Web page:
DMers Warily Eye EU Privacy DirectiveSecond in a two-part series
With less than two weeks before the European Union's data protection directive becomes law in all 15 member states, international direct marketers are eyeing it like a Y2K problem.
That is, no one knows what will happen on Oct. 24, but everyone's pretty sure it is important and its effects, if any, won't be pleasant.
In other privacy news, the Online Privacy Alliance, a coalition of more than 60 companies and trade associations, last week called on companies attending the Fall Internet World conference in New York to post privacy policies on their Web sites.
Eight Internet companies also announced an online privacy awareness campaign to demonstrate that the industry can regulate itself. The companies -- which include America Online, Microsoft and Netscape -- have agreed to donate space beginning this month for the campaign on their Web sites for public service banner ads to promote privacy awareness.
"This education effort by the portal companies should help consumers better understand how to protect their privacy and should encourage businesses to take steps to foster an online environment that respects privacy," said Christine Varney, a former Federal Trade Commissioner and adviser to the Online Privacy Alliance.
Under the EU directive, personal information about individuals in Europe can't be sent to countries that don't provide "adequate" privacy protection.
"Thus far, European officials in charge have described what they deem as 'adequate' to look very much like only countries that have data protection-directive-type legislation with a central authoritative body and law that creates privacy rights," said Charles Prescott, vice president of international business development and government affairs at the DMA. "It is politically impossible for us to have that in the United States."
Direct marketers who export data from Europe, however, can take comfort in the likelihood that the EU directive won't cut the flow of data off like a spigot. Half of the EU countries probably won't meet the directive until sometime in 1999, according to the Federation of European Direct Marketing. Four have adopted legislation that follows the EU directive -- Sweden, Greece, Italy and the United Kingdom. Portugal, Denmark and Spain may meet the date. There has been no clear proposal from France, and the recent change in Germany's government could send its efforts back to square one.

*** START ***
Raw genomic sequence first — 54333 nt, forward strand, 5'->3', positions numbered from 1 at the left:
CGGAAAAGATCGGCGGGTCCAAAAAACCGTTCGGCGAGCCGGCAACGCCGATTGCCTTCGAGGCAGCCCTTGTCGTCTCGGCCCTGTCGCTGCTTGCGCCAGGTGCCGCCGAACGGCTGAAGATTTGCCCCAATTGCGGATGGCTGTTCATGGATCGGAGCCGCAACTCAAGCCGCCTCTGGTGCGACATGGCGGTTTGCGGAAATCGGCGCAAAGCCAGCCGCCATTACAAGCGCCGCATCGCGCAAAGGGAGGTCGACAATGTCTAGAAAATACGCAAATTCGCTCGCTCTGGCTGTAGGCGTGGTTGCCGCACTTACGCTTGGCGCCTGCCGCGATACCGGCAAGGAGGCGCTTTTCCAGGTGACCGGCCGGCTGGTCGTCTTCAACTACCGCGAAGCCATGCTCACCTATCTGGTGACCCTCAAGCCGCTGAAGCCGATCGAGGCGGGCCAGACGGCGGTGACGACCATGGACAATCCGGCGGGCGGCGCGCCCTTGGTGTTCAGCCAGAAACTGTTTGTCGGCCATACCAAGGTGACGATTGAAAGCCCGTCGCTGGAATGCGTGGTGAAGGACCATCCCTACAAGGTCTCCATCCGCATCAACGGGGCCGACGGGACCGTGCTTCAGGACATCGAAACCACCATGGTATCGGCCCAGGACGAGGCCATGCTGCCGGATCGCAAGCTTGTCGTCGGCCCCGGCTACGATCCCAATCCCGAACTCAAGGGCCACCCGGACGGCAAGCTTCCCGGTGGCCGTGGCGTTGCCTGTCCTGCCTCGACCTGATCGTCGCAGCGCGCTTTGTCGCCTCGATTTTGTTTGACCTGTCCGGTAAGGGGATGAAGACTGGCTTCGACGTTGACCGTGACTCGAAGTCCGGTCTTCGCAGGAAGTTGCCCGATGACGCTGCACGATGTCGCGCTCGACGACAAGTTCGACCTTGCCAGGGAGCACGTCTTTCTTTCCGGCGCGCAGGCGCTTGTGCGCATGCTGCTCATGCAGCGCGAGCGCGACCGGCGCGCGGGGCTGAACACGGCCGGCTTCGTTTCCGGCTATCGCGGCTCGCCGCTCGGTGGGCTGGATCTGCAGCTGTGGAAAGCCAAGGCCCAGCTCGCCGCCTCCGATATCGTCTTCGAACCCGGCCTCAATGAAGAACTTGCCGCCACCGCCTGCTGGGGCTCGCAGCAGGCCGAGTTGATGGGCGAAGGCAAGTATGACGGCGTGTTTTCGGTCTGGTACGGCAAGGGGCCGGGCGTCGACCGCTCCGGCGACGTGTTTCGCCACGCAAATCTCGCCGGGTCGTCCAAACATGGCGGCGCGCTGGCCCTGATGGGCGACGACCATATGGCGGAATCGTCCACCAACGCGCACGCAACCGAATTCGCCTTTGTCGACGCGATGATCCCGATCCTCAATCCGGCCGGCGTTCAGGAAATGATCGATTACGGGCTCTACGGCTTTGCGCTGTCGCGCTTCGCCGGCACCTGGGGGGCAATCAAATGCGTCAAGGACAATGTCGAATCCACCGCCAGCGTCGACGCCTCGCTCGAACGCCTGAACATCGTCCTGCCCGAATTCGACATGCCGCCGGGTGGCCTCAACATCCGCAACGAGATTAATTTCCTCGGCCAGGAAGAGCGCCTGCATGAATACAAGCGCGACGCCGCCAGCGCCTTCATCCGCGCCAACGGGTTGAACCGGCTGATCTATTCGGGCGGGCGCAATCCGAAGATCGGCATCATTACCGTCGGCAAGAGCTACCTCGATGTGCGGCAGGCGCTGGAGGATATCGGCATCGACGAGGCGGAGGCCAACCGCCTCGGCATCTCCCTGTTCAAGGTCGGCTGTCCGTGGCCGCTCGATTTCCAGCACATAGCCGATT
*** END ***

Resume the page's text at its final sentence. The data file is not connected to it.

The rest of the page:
Also, there is an exception in the directive for companies that have current customer relationships, Prescott said.
"If you need the name and the address and bank account details and whatever else in order to fulfill contractual commitment to that customer, you can continue to do that," he said. "The guillotine doesn't come down on that."
But threats loom.
"What I suspect will happen is that data commissioners who are more active than the others will pick out some nice little cases where they can make a big fuss," said Allistair Tempest, director general of public affairs and self regulation at FEDMA. "These will almost certainly be multi-nationals."
Case in point: The Italian data protection commissioner has said that he had identified one "bad-actor" American company and that he will issue a blocking order preventing it from sending data out of Italy, Prescott said. Also, British privacy advocate Simon Davies has issued press statements saying he will file complaints on Oct. 25 against American Express and EDS to force the UK's data protection commissioner to block the firms' use of Europeans' personal data.
To illustrate how sweeping the directive is, Tempest noted that if a U.S. firm sends an employee to work in an EU member state, personnel records maintained in that country fall under the directive.
Also, FEDMA is working on a European code of conduct to interpret the directive in an understandable way for marketers. Prescott said he thinks U.S. firms can formulate contracts that will provide the kind of protection Europe is looking for. American companies shouldn't be afraid to approach European data commissioners in the countries from which they're importing data, he said.
"When you go to them with a question, their first thought is not, 'How can I sniff out the crime here,' their first thought is, 'How can I help this person understand good privacy practices' and 'Is there a way that I can help them comply with the law,' " Prescott said.